Rose Bushes – The Scion of Perfection
A Rose By Any Other Name. Archeologists trace roses back million of years. The ancient Chinese and the French of the 18th century are credited with their cultivation of roses. Today, when it comes to roses, the colors and varieties are virtually endless. Hybridizing roses over the years has made it easier to grow rose bushes in various types of climates. There are very specific species in Rose Bushes which makes it easier to choose the right type for landscape planning. There are hybrid roses, climbing roses, potted rose trees and the more recognizable rose bushes. Growing rose bushes makes a wonderful hobby with the rewards of the most beautiful hues of scarlet, pink, white, golden yellow, even lavender. Growing rose bushes is a fun hobby that relieves stress and enlarges one’s knowledge of different rose species.
Know Your Roses
When choosing roses for your yard, prepare before you buy. You’ll need to know a few things about growing roses before you begin to plant rose bushes. The most important is temperature compatibility with rose bushes. This means accurately assessing the zone in which you are located. Certain rose bushes prefer warm climates while other rose bushes are hardy in colder climates. You’ll need to know the type of soil best suited to the rose bushes you plan to grow. For instance, beach rose bushes grow wild along shore lines and can handle variable temperatures without damage. The climbing rugosa rose bushes may not fair well in subzero temperatures. Yet, both beach and standard species of rugosa grow well in sandy soils.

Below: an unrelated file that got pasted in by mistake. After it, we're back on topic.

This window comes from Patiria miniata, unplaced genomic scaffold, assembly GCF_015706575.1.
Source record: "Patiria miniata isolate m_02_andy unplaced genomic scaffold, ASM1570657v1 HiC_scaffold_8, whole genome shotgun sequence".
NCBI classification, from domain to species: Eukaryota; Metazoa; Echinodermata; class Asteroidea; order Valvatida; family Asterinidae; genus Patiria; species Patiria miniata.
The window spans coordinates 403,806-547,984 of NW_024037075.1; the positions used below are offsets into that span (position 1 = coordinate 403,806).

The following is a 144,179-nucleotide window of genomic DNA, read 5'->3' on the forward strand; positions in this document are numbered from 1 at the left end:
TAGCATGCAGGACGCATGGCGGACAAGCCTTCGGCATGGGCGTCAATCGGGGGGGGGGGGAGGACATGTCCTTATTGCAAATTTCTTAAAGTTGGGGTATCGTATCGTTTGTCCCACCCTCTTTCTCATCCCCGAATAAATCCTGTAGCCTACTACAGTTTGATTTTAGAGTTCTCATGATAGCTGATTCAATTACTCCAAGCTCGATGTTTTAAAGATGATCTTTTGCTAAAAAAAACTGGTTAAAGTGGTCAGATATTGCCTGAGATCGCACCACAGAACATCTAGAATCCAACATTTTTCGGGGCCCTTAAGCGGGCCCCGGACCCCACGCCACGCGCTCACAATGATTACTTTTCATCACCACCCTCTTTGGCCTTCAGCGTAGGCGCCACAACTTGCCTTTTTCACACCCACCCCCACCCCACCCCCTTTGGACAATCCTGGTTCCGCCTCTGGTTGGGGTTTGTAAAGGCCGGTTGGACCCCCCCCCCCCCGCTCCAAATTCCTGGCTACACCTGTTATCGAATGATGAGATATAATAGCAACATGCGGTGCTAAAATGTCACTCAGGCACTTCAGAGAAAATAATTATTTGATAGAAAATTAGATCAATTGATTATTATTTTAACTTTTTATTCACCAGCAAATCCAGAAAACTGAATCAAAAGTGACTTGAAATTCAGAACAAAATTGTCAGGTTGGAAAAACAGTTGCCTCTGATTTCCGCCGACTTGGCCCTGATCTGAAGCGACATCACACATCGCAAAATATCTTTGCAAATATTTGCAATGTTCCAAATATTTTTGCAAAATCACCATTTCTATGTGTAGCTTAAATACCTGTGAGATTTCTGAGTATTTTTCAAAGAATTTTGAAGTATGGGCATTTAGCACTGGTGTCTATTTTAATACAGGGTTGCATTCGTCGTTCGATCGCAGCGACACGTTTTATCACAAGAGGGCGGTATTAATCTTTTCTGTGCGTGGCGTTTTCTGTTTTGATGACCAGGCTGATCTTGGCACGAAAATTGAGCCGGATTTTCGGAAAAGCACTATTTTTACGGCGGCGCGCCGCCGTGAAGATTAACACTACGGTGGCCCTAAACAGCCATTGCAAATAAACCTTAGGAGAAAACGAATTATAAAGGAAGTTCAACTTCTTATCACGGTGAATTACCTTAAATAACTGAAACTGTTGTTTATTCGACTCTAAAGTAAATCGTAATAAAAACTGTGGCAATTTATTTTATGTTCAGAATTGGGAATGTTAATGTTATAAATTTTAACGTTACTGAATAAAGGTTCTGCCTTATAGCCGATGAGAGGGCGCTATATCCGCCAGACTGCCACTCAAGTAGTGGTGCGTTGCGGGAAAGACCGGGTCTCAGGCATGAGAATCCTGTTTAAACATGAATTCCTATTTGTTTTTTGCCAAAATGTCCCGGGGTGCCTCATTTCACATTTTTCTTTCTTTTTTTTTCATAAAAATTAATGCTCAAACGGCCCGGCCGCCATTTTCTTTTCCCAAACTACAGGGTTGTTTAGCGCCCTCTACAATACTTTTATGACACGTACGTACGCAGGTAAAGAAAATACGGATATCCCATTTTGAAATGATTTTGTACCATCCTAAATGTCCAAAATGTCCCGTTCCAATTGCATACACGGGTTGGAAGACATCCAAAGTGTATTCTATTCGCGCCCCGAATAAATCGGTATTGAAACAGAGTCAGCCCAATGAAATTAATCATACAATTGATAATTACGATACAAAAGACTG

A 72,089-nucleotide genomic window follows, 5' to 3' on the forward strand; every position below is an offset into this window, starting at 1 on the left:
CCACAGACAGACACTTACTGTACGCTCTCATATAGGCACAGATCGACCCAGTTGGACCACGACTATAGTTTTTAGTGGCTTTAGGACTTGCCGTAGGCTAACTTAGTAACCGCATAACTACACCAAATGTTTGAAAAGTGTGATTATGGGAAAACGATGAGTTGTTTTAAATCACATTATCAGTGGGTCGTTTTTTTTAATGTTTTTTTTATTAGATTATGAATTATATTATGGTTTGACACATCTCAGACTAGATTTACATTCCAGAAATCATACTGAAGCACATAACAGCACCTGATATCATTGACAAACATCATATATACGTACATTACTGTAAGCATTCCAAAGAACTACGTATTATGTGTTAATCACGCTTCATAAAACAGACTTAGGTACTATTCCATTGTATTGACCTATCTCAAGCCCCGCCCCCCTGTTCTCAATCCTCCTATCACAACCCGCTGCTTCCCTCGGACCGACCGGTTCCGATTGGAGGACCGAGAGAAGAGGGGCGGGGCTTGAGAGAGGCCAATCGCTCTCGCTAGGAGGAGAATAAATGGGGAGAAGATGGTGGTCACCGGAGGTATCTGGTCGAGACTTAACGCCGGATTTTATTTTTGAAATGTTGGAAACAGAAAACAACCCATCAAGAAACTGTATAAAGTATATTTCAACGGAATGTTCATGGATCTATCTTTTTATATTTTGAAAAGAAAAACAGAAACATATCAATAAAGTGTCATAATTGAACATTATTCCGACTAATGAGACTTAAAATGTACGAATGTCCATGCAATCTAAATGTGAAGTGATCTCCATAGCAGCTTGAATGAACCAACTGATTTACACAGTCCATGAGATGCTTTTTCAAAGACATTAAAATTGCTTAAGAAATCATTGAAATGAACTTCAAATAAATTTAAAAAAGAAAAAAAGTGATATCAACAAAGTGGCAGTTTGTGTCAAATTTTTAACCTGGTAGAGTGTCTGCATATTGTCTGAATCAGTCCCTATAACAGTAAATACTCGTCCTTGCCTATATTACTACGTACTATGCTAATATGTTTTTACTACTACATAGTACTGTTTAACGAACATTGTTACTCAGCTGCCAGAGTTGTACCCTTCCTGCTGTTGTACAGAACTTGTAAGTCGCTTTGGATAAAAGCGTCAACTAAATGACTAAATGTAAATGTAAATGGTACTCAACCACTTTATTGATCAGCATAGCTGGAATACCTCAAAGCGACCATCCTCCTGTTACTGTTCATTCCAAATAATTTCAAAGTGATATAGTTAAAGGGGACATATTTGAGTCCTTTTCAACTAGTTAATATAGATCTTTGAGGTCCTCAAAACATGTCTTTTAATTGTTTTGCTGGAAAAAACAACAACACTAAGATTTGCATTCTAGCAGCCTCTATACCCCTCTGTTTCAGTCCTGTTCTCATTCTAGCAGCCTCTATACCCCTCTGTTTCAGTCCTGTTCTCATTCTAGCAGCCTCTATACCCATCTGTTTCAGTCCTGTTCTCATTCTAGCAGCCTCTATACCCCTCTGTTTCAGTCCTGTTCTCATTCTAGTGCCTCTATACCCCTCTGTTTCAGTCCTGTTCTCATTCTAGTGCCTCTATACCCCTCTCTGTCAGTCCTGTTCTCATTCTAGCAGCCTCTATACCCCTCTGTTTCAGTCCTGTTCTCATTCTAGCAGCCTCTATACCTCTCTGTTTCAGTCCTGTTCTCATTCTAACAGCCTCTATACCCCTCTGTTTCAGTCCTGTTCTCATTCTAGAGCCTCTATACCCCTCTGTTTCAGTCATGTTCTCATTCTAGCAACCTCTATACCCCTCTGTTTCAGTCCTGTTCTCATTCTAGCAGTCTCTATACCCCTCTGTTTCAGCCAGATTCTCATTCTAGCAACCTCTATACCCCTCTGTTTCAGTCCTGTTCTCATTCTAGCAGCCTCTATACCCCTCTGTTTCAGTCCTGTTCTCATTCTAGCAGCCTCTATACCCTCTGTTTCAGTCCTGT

Roses By Region
If you are not sure of the growing zone in which you are located, check the USDA Plant Hardiness Map. There are 11 zones and subzones listed along with temperatures indicated for hardiness. Certain areas may have more than one hardiness zone. Next check the actual rose bush listings for hardiness to insure your rose bushes will withstand temperature fluctuations.
Roses In Bloom
Rose bushes bloom best in a natural light that most suits their growth. The rule of thumb is that the darker the rose petals, the less sunlight the rose bushes need. Not all rose bushes fair well in full sunlight. Generally, hybrid rose bushes tolerate a good morning or afternoon sun and partial shade. This provides the clue as to where rose bushes should be planted. Another tip is to insure that rose bushes are not planted in an area that receives too much rain or water from downspouts. Rose bush leaves begin to turn yellow and spotted. This is a the first sign of rot. Once rot begins on leaves, without addressing the problem, roots also begin to rot.
Keep The Bugs Away
Aphids can destroy top foliage of rose bushes. Cane borers attack rose canes and erode nutrients from roses. Japanese beetles are another of bugs that are attracted to rose bushes. These insects are seen on rose blooms more easily than cane borers. Cane mold, rust and canker are forms of fungal diseases. All can be avoided with proper care and treatment. Check with your local garden center where you purchase rose bushes for the most applicable sprays, powders and insecticides intended specifically for rose bushes.
That Beautiful Rose Garden
Rose lovers just can’t help venturing into a world of beautiful roses in a formal rose garden. Line the garden with a hedge of rose bushes like Rosa Radcon, a pretty red rose that grows well in zones 4-10. These can grow to a height of 3-4 feet in full or partial sun. Create a wall of pink rose bushes with Rosa Radrazz that grow similarly to rosa radcon. Blaze roses can also grow as climbers or rose bushes when cropped to a specific height. These rose bushes do well in full sun, produce scarlet flowers 2 to 3 inches wide and fair best in zones 4 to 9.